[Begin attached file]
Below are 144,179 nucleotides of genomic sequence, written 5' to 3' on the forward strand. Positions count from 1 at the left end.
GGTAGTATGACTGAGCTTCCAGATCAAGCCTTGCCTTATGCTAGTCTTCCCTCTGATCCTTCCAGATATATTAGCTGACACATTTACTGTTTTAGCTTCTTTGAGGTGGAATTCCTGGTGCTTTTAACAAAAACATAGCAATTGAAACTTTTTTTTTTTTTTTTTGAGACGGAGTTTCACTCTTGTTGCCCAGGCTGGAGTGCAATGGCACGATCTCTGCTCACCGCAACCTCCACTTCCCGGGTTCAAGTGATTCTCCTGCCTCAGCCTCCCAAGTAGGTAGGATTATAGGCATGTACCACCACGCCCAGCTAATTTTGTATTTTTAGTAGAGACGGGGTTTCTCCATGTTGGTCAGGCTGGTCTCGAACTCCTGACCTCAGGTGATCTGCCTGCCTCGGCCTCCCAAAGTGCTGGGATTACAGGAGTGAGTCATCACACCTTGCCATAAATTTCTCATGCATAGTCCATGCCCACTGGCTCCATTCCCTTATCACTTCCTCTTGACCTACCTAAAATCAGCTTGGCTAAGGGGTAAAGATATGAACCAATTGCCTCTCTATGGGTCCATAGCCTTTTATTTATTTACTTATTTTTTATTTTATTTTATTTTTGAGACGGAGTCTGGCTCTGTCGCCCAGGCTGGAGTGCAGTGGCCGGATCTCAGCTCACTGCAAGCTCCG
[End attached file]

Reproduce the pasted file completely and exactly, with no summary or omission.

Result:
Below are 144,179 nucleotides of genomic sequence, written 5' to 3' on the forward strand. Positions count from 1 at the left end.
GGTAGTATGACTGAGCTTCCAGATCAAGCCTTGCCTTATGCTAGTCTTCCCTCTGATCCTTCCAGATATATTAGCTGACACATTTACTGTTTTAGCTTCTTTGAGGTGGAATTCCTGGTGCTTTTAACAAAAACATAGCAATTGAAACTTTTTTTTTTTTTTTTTGAGACGGAGTTTCACTCTTGTTGCCCAGGCTGGAGTGCAATGGCACGATCTCTGCTCACCGCAACCTCCACTTCCCGGGTTCAAGTGATTCTCCTGCCTCAGCCTCCCAAGTAGGTAGGATTATAGGCATGTACCACCACGCCCAGCTAATTTTGTATTTTTAGTAGAGACGGGGTTTCTCCATGTTGGTCAGGCTGGTCTCGAACTCCTGACCTCAGGTGATCTGCCTGCCTCGGCCTCCCAAAGTGCTGGGATTACAGGAGTGAGTCATCACACCTTGCCATAAATTTCTCATGCATAGTCCATGCCCACTGGCTCCATTCCCTTATCACTTCCTCTTGACCTACCTAAAATCAGCTTGGCTAAGGGGTAAAGATATGAACCAATTGCCTCTCTATGGGTCCATAGCCTTTTATTTATTTACTTATTTTTTATTTTATTTTATTTTTGAGACGGAGTCTGGCTCTGTCGCCCAGGCTGGAGTGCAGTGGCCGGATCTCAGCTCACTGCAAGCTCCG